And now we come to controls. I’ve seen videos of the game being played on the Vita, but this is far more easy to use than what I’ve seen. The controller functions great and handles well and never hurt my hands when trying to do something. Sometimes when playing tower defense games on a console, I will find myself being frustrated with the control scheme. However, this game has none of those problems and in fact was the easiest to play (in terms of controls, not difficulty) and I had a good time with that.

In general, I had fun with the game and the high points and low points mentioned in the Vita version are the same here except for the few differences that I mentioned above.

Final Thoughts

I have to recommend this game.

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No GravatarThe Uncharted series is all about fun and adventure.  Uncharted 3: Drake’s Deception does not disappoint.  Whether you are playing it on a last-gen console or as a part of the Uncharted Collection for the current generation, the game delivers exactly what is expected of it.  Though it’s not quite a retro game yet, it’s getting to be a bit older now.  Here is my (Almost) Retro Review of it:

–For the purposes of this review, I played the game on the PlayStation 3.–

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Uncharted 3: Drake’s Deception is third person adventure game, developed by Naughty Dog and published by Sony.  It is a PlayStation 3-only game, which came out in 2011, and has been pretty successful both in critical acclaim, awards, and copies sold.  The game was re-released in the Uncharted Collection for PlayStation 4 on October 7, 2015 with enhanced graphics and more power as it was rebuilt by Bluepoint Games for the current generation.

*Warning: Some Spoilers, but not many.*

I am going to admit that I have not played the first and second Uncharted games, so I’m not going to go into back-story, since I don’t know it.  However, I will say that the story is actually pretty easy to follow, even without knowing much about the first two.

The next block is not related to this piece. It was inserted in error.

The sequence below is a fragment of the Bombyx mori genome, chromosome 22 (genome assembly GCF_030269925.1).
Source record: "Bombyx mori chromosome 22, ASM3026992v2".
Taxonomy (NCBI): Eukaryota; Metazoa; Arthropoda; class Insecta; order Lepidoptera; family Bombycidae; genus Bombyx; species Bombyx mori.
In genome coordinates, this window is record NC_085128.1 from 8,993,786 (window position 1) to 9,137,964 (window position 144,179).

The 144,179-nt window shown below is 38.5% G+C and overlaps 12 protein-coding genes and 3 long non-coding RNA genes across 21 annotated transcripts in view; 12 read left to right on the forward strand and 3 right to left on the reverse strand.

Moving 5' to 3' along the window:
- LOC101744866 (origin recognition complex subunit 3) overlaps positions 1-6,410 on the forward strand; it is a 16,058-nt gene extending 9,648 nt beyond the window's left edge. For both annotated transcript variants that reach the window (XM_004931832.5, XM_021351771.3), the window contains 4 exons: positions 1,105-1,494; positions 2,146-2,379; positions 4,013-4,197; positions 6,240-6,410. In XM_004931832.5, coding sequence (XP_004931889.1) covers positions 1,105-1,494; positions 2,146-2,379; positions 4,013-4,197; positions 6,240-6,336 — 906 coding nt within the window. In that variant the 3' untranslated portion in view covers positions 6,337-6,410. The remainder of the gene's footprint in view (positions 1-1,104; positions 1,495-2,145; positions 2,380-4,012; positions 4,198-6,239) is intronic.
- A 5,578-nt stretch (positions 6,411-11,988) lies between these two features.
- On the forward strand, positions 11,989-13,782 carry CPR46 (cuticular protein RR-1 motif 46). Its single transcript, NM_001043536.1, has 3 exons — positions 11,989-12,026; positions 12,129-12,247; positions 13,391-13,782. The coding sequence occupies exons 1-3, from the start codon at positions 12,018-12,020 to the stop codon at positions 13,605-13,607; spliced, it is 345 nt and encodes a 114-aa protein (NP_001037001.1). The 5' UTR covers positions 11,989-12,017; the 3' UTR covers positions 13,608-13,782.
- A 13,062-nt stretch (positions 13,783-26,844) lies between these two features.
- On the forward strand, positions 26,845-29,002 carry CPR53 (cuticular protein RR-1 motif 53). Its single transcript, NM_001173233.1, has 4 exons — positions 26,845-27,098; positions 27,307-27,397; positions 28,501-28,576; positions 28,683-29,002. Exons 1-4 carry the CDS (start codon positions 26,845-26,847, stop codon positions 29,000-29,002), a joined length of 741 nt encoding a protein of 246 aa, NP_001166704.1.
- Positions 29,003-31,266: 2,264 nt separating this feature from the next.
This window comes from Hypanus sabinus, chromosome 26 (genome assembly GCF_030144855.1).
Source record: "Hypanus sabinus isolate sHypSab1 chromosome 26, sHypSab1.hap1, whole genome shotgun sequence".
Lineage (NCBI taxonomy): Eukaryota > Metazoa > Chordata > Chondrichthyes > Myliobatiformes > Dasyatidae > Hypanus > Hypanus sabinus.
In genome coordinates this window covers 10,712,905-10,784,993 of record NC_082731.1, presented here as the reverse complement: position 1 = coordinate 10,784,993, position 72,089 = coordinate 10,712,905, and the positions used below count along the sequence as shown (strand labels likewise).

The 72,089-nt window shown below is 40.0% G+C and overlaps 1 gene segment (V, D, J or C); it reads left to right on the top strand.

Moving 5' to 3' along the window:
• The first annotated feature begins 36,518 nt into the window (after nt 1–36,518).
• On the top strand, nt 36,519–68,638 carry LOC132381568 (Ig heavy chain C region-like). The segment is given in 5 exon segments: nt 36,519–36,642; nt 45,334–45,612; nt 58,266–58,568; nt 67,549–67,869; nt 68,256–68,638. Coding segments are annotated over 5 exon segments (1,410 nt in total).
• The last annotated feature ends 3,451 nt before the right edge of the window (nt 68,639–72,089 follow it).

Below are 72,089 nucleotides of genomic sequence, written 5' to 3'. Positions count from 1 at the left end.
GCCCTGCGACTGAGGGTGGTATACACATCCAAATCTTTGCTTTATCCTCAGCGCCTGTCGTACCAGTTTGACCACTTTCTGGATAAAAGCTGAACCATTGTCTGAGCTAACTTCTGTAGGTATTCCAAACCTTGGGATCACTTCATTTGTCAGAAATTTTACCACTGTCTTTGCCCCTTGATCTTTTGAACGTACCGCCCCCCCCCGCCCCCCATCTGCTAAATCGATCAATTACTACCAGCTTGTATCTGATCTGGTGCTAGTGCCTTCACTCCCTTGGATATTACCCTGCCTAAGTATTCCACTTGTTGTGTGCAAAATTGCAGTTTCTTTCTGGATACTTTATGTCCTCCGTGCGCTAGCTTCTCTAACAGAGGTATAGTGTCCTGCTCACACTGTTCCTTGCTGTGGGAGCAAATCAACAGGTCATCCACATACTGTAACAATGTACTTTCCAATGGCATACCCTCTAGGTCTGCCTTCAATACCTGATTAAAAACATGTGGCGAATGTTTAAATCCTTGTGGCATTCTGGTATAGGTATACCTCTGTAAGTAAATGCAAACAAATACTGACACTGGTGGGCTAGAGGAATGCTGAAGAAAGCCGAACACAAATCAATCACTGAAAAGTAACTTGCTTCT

If you didn’t know already, the Uncharted games are adventure games similar in feel to Indiana Jones or Tomb Raider.  Since I really like adventure-stuff, I am probably going to be biased on some of this (just letting you know).  If that genre is not your cup of tea, you can actually stop reading now.  But if you’re an arm-chair adventurer, like me, then you will probably love this game.

The particular plot of Uncharted 3 revolves around Nathan Drake and Victor Sullivan attempting to bring Katherine Marlowe, but they end up digging up more than they bargained for.  There are some flashbacks to a young Nate Drake and many locations to explore, including France and Syria, all in hopes of tracking down possible treasure/secrets Sir Francis Drake may have found in his journeys.

This game has a really fun story that definitely has some Tomb Raider/Indiana Jones qualities to it.  There are also some twists and turns.  The pacing was good as well, not too long or too short.  Many of the characters have been developed throughout the series, but I was able to follow along pretty well without playing the first or second.  Overall, it was a lot of fun to play, though the game is very cut-scene heavy.  I am not sure if that is a good thing or not.  Considering adventure games are supposed to be a bit cinematic, I suppose it’s a plus on Uncharted 3’s side.